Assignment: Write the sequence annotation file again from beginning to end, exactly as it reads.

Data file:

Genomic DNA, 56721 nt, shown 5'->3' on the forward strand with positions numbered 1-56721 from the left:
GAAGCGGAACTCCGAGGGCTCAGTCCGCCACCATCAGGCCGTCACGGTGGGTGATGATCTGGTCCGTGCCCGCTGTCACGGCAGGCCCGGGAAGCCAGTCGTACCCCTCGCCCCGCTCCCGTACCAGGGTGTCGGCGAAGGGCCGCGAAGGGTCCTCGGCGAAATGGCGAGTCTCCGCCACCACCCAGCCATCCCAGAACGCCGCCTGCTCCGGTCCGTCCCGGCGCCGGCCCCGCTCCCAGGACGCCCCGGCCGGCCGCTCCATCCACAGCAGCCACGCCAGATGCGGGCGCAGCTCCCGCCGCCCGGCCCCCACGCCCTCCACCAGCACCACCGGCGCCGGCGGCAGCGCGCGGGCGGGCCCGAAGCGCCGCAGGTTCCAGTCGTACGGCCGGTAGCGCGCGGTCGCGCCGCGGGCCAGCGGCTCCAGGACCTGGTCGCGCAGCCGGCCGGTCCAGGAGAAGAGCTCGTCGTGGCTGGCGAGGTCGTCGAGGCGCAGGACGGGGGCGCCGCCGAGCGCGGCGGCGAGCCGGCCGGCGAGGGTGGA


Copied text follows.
Genomic DNA, 56721 nt, shown 5'->3' on the forward strand with positions numbered 1-56721 from the left:
GAAGCGGAACTCCGAGGGCTCAGTCCGCCACCATCAGGCCGTCACGGTGGGTGATGATCTGGTCCGTGCCCGCTGTCACGGCAGGCCCGGGAAGCCAGTCGTACCCCTCGCCCCGCTCCCGTACCAGGGTGTCGGCGAAGGGCCGCGAAGGGTCCTCGGCGAAATGGCGAGTCTCCGCCACCACCCAGCCATCCCAGAACGCCGCCTGCTCCGGTCCGTCCCGGCGCCGGCCCCGCTCCCAGGACGCCCCGGCCGGCCGCTCCATCCACAGCAGCCACGCCAGATGCGGGCGCAGCTCCCGCCGCCCGGCCCCCACGCCCTCCACCAGCACCACCGGCGCCGGCGGCAGCGCGCGGGCGGGCCCGAAGCGCCGCAGGTTCCAGTCGTACGGCCGGTAGCGCGCGGTCGCGCCGCGGGCCAGCGGCTCCAGGACCTGGTCGCGCAGCCGGCCGGTCCAGGAGAAGAGCTCGTCGTGGCTGGCGAGGTCGTCGAGGCGCAGGACGGGGGCGCCGCCGAGCGCGGCGGCGAGCCGGCCGGCGAGGGTGGA